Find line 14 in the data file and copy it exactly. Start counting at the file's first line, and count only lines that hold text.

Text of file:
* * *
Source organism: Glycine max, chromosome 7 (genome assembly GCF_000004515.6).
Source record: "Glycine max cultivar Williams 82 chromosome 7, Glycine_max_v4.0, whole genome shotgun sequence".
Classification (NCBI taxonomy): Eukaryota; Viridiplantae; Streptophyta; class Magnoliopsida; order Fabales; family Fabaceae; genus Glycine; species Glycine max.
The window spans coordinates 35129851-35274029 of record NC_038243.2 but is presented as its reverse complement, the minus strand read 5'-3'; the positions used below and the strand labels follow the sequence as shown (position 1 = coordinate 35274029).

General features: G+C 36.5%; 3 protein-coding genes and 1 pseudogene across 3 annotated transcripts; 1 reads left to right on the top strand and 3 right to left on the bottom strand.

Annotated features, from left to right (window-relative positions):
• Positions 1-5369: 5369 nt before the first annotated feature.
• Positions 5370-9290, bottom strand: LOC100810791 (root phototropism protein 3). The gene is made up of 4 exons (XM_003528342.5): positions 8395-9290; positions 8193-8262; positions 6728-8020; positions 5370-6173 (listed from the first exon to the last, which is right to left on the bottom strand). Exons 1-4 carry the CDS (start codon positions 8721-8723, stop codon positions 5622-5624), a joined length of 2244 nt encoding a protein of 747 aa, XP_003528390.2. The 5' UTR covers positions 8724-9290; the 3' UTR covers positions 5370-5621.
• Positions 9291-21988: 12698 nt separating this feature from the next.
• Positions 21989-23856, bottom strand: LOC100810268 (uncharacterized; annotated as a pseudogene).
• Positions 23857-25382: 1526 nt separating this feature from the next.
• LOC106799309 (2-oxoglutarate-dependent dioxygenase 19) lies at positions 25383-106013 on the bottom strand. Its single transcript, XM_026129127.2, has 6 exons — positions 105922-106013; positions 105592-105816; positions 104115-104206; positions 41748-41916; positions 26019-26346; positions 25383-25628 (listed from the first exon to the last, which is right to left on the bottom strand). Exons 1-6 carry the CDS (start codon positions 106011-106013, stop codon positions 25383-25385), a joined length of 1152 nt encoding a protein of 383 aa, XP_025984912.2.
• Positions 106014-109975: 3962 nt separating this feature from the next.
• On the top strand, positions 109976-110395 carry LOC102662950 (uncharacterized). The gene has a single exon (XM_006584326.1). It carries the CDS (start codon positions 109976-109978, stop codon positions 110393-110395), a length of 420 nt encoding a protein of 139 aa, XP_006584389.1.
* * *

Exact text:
• On the top strand, positions 109976-110395 carry LOC102662950 (uncharacterized). The gene has a single exon (XM_006584326.1). It carries the CDS (start codon positions 109976-109978, stop codon positions 110393-110395), a length of 420 nt encoding a protein of 139 aa, XP_006584389.1.